Arrow functions and Javascript's syntactic baggage

I recently learned two new things about Javascript. The first discovery makes me feel silly. Somehow I missed that there is a multiline form as well as the short, single line form.

const short = n => n + 1;

const long = n => {
  return n + 1;
}

This isn’t a huge paradigm shift, but it does mean that there are far fewer cases in which the old function(){} syntax makes sense beyond familiarity.

Next, I learned why my attempts to return an object from a shorthand arrow function always seemed to fail unhappily.

const buggy = n => {value: n}
// returns `undefined`

I always instinctively fixed this by placing parens around the return value, but only just got around to digging into why this actually worked.

const unbuggy = n => ({value: n})
// returns an object containing `n`

It turns out Javascript allows you to define a label using myLabel: syntax. So my buggy example function is actually creating a multiline arrow function containing a label named value. Since there’s no return statement, the n is silently dropped on the floor and the function returns undefined.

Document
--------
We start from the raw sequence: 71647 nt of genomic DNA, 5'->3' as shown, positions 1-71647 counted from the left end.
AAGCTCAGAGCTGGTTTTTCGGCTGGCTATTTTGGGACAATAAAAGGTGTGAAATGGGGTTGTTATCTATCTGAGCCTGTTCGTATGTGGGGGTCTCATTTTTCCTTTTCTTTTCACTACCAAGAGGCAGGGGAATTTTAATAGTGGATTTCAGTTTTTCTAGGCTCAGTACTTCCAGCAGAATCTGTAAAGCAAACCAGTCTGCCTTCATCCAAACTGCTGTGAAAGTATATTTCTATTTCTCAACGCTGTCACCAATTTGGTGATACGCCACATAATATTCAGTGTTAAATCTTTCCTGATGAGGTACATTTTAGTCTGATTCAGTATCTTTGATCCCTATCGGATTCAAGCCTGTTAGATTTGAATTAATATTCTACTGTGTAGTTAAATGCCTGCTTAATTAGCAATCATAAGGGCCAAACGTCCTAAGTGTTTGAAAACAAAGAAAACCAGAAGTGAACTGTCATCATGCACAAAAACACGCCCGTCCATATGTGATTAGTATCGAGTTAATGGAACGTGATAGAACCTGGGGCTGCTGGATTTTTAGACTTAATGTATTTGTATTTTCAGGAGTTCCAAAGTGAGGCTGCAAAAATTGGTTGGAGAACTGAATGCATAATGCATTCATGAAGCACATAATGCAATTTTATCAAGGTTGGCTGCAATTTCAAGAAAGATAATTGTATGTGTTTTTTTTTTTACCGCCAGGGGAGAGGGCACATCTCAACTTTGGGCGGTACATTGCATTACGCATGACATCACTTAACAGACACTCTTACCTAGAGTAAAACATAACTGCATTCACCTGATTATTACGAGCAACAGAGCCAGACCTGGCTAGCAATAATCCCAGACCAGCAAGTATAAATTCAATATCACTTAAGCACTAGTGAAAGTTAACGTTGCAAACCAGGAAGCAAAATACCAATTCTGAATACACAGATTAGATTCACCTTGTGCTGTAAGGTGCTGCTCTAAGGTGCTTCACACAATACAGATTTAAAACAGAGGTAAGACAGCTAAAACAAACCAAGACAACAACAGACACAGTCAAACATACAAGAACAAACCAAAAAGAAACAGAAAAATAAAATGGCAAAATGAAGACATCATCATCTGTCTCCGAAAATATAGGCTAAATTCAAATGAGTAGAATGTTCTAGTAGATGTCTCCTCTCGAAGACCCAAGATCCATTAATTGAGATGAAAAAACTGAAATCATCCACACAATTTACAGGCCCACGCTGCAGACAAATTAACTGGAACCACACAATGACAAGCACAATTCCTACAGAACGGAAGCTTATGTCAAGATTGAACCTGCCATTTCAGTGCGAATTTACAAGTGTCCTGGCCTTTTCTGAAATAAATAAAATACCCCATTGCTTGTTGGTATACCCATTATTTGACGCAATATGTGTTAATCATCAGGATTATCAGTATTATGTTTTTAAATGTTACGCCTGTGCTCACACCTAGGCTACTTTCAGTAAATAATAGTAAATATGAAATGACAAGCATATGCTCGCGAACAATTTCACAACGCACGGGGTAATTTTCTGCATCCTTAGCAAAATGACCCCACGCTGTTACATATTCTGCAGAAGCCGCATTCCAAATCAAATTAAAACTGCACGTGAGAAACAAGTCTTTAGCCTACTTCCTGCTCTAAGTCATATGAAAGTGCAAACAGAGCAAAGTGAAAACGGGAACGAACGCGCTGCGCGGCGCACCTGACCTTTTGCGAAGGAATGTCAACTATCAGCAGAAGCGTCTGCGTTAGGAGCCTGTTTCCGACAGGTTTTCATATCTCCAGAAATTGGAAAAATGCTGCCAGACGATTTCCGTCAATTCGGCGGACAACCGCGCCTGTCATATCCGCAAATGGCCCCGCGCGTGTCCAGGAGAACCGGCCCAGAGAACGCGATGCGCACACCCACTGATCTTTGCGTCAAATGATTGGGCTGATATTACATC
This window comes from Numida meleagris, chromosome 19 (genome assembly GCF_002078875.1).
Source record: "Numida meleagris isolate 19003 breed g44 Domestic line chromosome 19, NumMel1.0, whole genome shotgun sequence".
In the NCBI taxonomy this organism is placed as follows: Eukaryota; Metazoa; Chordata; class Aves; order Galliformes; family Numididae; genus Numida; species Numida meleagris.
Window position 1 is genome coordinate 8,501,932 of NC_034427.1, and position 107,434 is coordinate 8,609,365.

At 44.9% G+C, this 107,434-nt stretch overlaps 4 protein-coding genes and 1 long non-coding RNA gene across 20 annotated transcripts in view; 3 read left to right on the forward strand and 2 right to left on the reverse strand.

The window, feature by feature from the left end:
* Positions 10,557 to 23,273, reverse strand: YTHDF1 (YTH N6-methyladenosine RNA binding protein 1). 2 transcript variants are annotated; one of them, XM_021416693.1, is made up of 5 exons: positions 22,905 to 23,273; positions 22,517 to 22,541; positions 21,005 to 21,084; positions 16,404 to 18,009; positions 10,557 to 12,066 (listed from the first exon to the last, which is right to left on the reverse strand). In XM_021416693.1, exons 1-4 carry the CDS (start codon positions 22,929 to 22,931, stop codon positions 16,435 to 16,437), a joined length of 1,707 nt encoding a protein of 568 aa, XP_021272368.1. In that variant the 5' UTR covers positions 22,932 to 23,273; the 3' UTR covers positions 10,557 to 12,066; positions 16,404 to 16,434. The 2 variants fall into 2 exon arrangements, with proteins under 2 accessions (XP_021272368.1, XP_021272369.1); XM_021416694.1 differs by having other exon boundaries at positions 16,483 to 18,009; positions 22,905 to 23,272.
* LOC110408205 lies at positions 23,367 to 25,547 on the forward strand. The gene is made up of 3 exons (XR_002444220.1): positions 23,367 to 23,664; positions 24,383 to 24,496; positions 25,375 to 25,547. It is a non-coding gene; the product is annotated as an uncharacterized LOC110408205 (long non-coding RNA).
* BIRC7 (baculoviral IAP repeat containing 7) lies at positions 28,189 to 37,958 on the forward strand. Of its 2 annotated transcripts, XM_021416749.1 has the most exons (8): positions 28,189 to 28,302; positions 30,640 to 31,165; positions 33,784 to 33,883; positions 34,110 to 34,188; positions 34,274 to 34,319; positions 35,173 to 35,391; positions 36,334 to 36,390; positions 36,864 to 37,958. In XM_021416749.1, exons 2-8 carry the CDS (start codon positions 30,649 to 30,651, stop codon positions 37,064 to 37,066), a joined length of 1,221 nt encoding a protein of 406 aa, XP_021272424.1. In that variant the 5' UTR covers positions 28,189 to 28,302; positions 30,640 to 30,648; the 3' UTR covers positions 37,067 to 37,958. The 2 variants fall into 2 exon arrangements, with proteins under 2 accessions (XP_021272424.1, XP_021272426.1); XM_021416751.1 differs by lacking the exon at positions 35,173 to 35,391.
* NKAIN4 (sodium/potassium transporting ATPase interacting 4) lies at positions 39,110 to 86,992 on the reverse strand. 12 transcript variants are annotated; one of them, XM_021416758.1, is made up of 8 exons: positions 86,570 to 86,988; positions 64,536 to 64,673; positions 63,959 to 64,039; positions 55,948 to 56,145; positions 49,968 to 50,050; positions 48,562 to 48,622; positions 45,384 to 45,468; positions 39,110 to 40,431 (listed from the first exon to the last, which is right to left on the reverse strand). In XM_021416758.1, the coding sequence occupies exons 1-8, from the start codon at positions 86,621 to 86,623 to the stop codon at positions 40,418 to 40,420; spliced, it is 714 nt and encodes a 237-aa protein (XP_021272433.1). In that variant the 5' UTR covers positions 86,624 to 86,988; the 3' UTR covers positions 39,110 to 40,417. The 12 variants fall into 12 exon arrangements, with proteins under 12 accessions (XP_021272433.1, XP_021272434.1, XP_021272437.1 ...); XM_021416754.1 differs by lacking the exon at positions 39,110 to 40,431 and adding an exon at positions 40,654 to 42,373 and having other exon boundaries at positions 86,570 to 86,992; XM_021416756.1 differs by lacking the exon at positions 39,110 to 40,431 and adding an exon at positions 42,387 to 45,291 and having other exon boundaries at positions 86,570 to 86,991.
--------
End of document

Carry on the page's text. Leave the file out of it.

Now, I won’t go so far as to call labels useless, but they’re not exactly pervasive. In this case, they’re definitely a bit confusing, and the bit of extra noise required to work around them makes me a bit sad. Such is life.

Language design is hard, and language evolution is harder. Anyone involved in either should be given a lot of credit, especially when they try to resist the accumulation of new syntax.